Navy Suspends Its New Policy on Same-Sex Unions
Washington (AP) - Under pressure from more than five dozen House lawmakers, the Navy late Tuesday abruptly reversed its decision that would have allowed chaplains to perform same-sex unions if the Pentagon decides to recognize openly gay military service later this year.
In a one-sentence memo obtained by The Associated Press, Rear Adm. Mark Tidd, chief of Navy chaplains, said his earlier decision has been "suspended until further notice pending additional legal and policy review and interdepartmental coordination."
The Navy said its lawyers wanted to do a more thorough review of the legal decision that allowed Navy chaplains to receive training to perform civil unions on military bases, but only in states where same-sex unions are legal.
Military training to apply the new law allowing gays to serve openly began earlier this year and is expected to be completed by midsummer.
House members wrote to Navy Secretary Ray Mabus to object to the Navy's initial ruling, saying the service was violating the 1996 Defense of Marriage Act by appearing to recognize and support same-sex marriages.
That law defines marriage as only between a man and a woman, and it also says states don't have to recognize gay marriages performed in other states where they are legal.
"We find it unconscionable that the United States Navy, a federal entity sworn to preserve and protect the Constitution of the United States, believes it is their place alone to train and direct service members to violate federal law," said the lawmakers' letter, which was signed by 63 House members.
The lawmakers asked Mabus to direct the Navy to defend the Constitution, adding that individuals should not be allowed to pick and choose the laws they will follow.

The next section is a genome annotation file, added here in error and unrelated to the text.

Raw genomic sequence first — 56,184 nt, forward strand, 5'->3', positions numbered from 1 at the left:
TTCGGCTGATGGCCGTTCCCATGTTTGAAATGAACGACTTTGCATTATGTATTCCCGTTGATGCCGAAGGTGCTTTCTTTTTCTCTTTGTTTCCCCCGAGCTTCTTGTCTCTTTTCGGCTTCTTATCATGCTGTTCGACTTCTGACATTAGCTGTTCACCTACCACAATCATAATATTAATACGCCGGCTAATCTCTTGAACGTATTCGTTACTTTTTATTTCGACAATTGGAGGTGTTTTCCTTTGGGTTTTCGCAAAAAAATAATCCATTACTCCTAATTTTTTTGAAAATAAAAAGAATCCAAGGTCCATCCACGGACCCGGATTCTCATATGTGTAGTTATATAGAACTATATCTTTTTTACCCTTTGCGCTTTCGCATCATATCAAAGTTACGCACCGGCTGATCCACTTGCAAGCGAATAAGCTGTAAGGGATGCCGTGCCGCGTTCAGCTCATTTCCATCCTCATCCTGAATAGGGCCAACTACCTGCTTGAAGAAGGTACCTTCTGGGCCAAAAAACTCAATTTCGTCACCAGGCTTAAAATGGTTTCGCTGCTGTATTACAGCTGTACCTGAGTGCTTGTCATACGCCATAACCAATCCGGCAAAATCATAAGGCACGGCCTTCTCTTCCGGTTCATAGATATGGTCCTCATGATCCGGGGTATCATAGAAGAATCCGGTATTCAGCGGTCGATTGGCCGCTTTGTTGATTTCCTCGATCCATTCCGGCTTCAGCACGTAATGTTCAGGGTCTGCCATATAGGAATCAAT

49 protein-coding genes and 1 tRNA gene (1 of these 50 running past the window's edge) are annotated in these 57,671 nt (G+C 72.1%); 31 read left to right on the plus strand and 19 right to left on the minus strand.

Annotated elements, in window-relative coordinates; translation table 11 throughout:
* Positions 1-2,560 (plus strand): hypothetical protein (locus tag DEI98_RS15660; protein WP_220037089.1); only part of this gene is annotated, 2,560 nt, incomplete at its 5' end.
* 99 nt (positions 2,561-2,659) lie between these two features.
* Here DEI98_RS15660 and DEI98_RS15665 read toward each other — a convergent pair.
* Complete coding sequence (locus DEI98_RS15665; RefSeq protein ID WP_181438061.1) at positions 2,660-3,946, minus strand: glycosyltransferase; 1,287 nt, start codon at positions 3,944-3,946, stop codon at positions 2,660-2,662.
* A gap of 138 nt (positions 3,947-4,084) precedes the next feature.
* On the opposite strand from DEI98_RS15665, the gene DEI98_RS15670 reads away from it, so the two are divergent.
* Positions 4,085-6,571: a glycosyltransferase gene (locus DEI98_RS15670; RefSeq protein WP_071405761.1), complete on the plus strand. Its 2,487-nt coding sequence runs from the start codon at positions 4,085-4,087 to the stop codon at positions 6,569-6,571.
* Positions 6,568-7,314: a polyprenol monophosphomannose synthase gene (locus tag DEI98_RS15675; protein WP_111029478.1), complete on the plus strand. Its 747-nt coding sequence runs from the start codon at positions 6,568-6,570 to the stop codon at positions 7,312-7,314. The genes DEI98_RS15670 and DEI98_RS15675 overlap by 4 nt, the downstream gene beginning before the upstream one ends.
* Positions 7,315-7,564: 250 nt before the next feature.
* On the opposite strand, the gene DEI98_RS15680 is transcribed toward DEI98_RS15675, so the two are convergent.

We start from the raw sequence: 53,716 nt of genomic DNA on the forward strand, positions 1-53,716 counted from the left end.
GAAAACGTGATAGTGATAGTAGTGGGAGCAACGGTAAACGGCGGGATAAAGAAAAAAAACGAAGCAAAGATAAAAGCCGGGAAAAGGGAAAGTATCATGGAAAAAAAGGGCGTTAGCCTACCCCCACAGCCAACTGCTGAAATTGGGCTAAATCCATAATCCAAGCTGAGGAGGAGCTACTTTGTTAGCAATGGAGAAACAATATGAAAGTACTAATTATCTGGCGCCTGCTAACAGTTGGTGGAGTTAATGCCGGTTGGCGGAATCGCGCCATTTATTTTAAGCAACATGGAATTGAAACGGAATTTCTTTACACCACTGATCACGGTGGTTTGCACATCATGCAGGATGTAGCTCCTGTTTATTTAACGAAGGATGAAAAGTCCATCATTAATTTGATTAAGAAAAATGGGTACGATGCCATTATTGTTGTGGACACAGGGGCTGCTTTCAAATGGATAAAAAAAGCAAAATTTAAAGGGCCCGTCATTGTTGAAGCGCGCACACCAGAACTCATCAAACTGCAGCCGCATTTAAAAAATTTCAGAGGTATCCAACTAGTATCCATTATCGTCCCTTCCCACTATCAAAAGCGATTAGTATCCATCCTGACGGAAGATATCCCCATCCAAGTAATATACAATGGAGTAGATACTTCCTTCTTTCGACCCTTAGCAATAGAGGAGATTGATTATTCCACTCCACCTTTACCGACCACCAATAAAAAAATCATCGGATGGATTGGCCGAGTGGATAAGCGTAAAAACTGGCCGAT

The Navy's decision triggered an uproar, particularly since the Army and Air Force had not made similar decisions, and there was no overall Defense Department guidance issued on the same-sex union issue.
Navy officials had said Monday that they updated the training after questions came up about civil ceremonies for gay couples.
In earlier training guidelines issued by the Defense Department and the military services, same-sex ceremonies were not mentioned and therefore not explicitly prohibited.
When first asked about the Navy's decision to allow the training, the Pentagon said the federal Defense of Marriage Act does not restrict the types of ceremonies a chaplain may perform in a chapel on a military base. And officials have repeatedly stressed that the military would not compel chaplains to perform a same-sex union if it was against their religious beliefs.
The military dust-up comes against the backdrop of the Obama administration's decision in February to no longer defend the constitutionality of the Defense of Marriage Act. Attorney General Eric Holder said at the time that President Barack Obama concluded that the law was unconstitutional.
The Pentagon has been moving carefully to implement the repeal of the 17-year-old ban on openly gay troops. Under the law passed and signed by the president in December, final implementation would go into effect 60 days after the president and his senior defense advisers certify that lifting the ban won't hurt troops' ability to fight.
Under the Navy's initial ruling, the civil union ceremonies would be allowed at military facilities such as chapel and catering centers, but only in states that already recognize same-sex unions.
And even if a same-sex union ceremony is performed, same-sex partners would not get any health, housing or other benefits that are provided to married couples involving a man and woman.
The Air Force and Army did not include discussion of same-sex union ceremonies in their training.
Under Pentagon guidelines, chaplains and other key military leaders were among the first tier of service members to be trained about the new law repealing the ban on openly gay service. Much of that instruction has been completed, so the Navy will send out updates to include the same-sex union ceremony provision.
Under the military's "don't ask, don't tell" policy, service members face dismissal if they revealed they were gay.